Wiki Consultation help


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I have a different understanding and interpretaion than my coworkers on billing consults in the hospital setting. They believe that as long as some one like a hospitialist or a primary care doctor has admited patient and writes an order, it is a consult. It does not matter how many times or how recent our specialist has seen the patient prior. I have example where the patient had chemo treatment a week prior ordered by our doctor, was admitted to the hospital for cancer dx. Hospitalist writes order for our doctor to see and was billed as a level four consult. I have been searching for documetation but I cannot find anything clear about consulting on established patient. They are meeting the three "R"s but this seems wrong. They claim that the hospitalist is the admitting and they are only a consultant in the hospital for most patients and are documenting in that manner. We all are looking at the same policies from Medicare and seeing different things.
I was taught that unless the patient has an unrelated problem than it is not a consult, but of course primary care can do a consult on their patient prior to surgery?
What guidelines are other clinics/providers using?

Thank you so much!!
In order to bill for a consultation, the rendering provider needs to receive a request from another qualified health care provider to see a patient for a specific problem. The request doesn't necessarily need to be a written request. It does, however need to be documented in the rendering provider's notes and it really should be documented in the requesting provider's notes (although we can only assume responsibility for our own provider). The consultation can be on a new or established patient. Your provider can only bill for one consultation per hospital stay. If your provider sees the patient today and performs a consultation and sees the patient again tomorrow, he/she can bill a subsequent hospital level based upon the documentation. The only time your provider should bill for another consultation is if he/she receives another request for consultation. If there isn't another request, there shouldn't be another consultation. We no longer have procedure codes for f/u consultations. Your provider should be following up with the requesting provider. If the record is shared, such as in a hospital setting, the note will suffice.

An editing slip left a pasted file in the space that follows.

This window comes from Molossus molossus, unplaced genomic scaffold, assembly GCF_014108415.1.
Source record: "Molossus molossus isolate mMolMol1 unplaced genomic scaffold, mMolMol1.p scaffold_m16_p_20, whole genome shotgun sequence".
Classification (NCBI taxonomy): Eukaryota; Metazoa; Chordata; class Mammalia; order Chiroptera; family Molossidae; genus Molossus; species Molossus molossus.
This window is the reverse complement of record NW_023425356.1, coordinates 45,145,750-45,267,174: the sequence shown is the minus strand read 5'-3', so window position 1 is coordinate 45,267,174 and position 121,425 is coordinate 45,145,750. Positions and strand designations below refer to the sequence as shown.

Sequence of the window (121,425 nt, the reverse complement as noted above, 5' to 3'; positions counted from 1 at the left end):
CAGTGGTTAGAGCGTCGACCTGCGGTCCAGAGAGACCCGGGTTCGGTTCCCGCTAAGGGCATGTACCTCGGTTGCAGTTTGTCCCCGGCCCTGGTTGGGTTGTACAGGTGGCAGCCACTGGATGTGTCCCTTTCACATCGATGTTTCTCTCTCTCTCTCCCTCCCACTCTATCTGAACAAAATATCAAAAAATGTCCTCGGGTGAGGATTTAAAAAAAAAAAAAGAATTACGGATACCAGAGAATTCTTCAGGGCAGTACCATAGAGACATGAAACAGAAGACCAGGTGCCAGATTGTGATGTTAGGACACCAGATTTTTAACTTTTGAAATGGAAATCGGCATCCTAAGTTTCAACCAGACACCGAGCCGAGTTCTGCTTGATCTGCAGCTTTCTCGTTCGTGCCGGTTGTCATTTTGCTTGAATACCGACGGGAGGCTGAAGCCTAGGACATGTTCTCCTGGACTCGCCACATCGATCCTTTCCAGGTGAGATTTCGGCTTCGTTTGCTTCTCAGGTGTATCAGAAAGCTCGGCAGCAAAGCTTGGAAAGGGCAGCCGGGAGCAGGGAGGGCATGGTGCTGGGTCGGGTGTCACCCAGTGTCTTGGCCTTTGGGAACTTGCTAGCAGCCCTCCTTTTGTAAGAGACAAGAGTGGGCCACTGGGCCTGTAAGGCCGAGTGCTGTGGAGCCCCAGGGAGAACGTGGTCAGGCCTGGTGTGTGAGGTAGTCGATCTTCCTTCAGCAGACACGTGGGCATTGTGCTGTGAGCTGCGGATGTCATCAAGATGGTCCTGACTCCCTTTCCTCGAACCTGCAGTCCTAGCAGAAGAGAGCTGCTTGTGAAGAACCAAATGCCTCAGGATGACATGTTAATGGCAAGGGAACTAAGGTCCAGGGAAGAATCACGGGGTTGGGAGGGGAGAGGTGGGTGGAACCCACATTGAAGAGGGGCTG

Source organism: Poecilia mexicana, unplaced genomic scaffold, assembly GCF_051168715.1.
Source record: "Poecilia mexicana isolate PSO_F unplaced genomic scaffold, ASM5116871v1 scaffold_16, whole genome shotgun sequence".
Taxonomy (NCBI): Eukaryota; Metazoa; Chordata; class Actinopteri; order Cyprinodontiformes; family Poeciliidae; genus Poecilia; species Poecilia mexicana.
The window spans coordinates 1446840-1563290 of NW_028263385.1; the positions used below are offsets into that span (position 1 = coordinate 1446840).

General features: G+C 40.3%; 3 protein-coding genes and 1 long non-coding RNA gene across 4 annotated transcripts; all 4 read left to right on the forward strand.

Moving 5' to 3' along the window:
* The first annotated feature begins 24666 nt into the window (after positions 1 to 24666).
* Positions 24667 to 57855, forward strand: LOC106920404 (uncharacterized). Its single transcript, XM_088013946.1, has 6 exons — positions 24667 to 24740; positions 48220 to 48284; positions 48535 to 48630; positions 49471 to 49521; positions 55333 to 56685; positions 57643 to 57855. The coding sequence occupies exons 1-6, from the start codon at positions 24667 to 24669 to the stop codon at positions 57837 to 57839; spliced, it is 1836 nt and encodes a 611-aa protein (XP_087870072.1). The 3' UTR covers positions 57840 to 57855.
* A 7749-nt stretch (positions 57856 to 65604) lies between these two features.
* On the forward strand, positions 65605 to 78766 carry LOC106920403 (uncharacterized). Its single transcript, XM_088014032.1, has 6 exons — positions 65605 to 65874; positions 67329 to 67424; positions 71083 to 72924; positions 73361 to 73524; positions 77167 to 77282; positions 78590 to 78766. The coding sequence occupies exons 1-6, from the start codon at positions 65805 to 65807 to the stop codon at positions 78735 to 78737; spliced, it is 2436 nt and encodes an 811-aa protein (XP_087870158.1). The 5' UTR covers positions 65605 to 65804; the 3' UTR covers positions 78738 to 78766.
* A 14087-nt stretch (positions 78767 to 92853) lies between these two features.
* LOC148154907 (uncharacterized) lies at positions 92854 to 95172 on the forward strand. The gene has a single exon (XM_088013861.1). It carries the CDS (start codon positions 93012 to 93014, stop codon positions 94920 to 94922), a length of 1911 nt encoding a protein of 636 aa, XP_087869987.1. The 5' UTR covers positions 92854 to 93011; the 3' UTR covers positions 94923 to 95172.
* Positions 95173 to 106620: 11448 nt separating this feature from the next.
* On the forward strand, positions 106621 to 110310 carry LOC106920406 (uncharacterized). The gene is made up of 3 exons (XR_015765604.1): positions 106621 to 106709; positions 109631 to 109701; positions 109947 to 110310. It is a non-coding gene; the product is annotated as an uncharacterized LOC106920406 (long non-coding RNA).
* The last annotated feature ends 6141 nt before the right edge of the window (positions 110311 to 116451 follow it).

I hope this clarifies your situation. Does anyone else have anything to add?
Consultation audits

:confused: They are meeting all the requirements from CMS. They have the hospitalist admit their patient, and request the consult. They are technically following the rules. Their dictation is solid and through. My issue with these consults is I believe they should be consider transfer of care. They are already are treating the patient for the same diagnosis in the clinic. So for example patient is receiving chemotherapy treatment then two days later the patient is dehydrated. The patient presents to ER and is admitted. The hospitalist requests their oncologist to see patient. The requirements are met, but it seems wrong to me. We are looking at the guidelines from CMS and the providers are saying they are doing what is required. I say it is a transfer of care but they are reading you can still do consult and provide treatment if needed. Some doctors are providing several consults a month on the same patient same problem but different requesting. I can not find anything to support my opinion and they are open to what I am saying if I can prove it.
If you google the phrase "Widespread Probe Review Results of Consultation Services" it is showing most consults audits are failing by well more than half.
It is really concerning. Thanks for any help.